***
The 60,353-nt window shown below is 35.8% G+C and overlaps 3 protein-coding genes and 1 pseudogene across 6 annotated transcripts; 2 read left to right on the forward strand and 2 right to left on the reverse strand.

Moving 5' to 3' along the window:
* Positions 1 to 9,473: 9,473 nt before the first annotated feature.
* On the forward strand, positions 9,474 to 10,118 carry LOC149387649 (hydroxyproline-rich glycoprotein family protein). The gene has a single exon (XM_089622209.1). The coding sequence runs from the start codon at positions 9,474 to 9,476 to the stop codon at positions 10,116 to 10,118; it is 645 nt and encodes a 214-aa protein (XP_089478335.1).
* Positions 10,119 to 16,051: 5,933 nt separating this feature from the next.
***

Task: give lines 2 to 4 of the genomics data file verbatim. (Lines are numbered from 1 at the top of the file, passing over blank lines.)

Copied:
Moving 5' to 3' along the window:
* Positions 1 to 9,473: 9,473 nt before the first annotated feature.
* On the forward strand, positions 9,474 to 10,118 carry LOC149387649 (hydroxyproline-rich glycoprotein family protein). The gene has a single exon (XM_089622209.1). The coding sequence runs from the start codon at positions 9,474 to 9,476 to the stop codon at positions 10,116 to 10,118; it is 645 nt and encodes a 214-aa protein (XP_089478335.1).